Does a human being learn to differentiate between its senses at some stage in their development? Is there a time when it, for example, cannot tell if an input is a taste or a visual image? The ...
B.Swan's user avatar
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3 answers
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Are there animal species that sense infrared light with their eyes?

I asked a question earlier today about birds with infrared vision but this time I am asking about animals in general. I know that many snakes have receptors between their eyes and their snout that ...
Semper Ambroscus's user avatar
4 votes
1 answer
307 views

Can LSD in very small amounts increase mental ability?

Can one take a small amount of LSD(acid) and not trip but still benefit from the intended purpose? It was said the military experimented with it for extra sensory abilities. It has also been said it ...
Muze's user avatar
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1 answer
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Terminology regarding sensory receptors

I was recently asked the following question: Compare the following pairs of receptors in the same sensory system. Include in your discussion: The distribution in the sensory epithelium;...
Tami's user avatar
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6 votes
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What would happen if you "rewired" your eyes with your nose?

The nose sends sensory input through transduction of chemicals in the air via the olfactory nerves/tracts to the primary olfactory cortex. The eyes send sensory input through transduction of light via ...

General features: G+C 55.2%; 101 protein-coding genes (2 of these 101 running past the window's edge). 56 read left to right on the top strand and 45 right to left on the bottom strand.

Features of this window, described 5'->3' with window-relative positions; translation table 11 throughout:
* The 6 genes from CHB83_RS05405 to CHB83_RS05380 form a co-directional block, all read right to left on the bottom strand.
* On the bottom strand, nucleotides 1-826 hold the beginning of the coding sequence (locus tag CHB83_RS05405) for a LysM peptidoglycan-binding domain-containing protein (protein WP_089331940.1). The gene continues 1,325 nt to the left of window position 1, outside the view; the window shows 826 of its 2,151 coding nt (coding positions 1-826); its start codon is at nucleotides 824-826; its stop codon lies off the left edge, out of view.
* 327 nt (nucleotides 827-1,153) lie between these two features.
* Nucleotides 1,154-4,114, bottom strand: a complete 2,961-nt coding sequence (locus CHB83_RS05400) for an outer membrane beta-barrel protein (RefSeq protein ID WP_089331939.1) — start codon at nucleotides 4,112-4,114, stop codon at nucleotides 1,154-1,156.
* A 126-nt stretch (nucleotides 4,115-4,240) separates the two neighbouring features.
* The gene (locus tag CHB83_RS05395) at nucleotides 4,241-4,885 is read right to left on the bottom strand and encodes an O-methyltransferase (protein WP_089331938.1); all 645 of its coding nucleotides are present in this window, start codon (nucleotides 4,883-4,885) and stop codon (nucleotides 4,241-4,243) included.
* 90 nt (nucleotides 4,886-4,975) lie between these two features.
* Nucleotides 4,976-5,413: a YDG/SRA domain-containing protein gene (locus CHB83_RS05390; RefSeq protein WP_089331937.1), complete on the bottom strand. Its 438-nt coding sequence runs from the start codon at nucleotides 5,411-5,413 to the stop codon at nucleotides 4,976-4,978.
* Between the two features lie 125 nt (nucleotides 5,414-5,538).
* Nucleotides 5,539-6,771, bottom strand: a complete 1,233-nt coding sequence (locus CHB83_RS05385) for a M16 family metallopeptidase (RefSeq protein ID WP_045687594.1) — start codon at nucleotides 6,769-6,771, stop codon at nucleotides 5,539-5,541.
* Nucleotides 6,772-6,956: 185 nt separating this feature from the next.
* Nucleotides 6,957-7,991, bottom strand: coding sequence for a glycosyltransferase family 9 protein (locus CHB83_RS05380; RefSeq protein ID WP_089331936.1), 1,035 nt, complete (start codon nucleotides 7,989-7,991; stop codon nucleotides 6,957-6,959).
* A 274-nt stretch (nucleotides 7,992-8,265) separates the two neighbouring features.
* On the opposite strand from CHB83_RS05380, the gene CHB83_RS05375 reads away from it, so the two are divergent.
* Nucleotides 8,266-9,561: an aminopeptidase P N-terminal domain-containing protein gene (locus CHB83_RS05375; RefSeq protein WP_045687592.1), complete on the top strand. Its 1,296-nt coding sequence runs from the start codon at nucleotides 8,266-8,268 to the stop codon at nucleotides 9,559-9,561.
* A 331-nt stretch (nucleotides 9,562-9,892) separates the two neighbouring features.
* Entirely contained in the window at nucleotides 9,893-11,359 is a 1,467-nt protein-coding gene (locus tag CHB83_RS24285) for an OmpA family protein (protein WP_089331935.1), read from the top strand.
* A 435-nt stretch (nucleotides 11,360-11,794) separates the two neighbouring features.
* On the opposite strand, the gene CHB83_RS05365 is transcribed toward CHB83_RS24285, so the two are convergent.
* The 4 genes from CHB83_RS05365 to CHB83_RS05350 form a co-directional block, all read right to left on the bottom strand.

theforestecologist's user avatar
1 vote
1 answer
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Does size correlate with sensory abilities?

On average, do smaller animals have senses inferior to those of bigger animals? I ask because it seems like a somewhat logical assumption: smaller eyes would in theory collect less light, and smaller ...
Zauberin Stardreamer's user avatar
1 vote
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275 views

Are Sharks able to detect electromagnetic waves using their Electroreception ability?

I will include some publications and links that may help. I could not concluded an answer with my limited knowledge on the subject. Shark Passive electroreception sensitive to low frequency (below 50 ...
Hammar's user avatar
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2 votes
2 answers
186 views

Do we know the physical-nature of "senses" or qualia? [closed]

We have a peculiar property/ phenomenon called having 'sense' or qualia, also sometimes called as consciousness. Such as, if we see a red flower; we perceive a particular colour, "red". That is an ...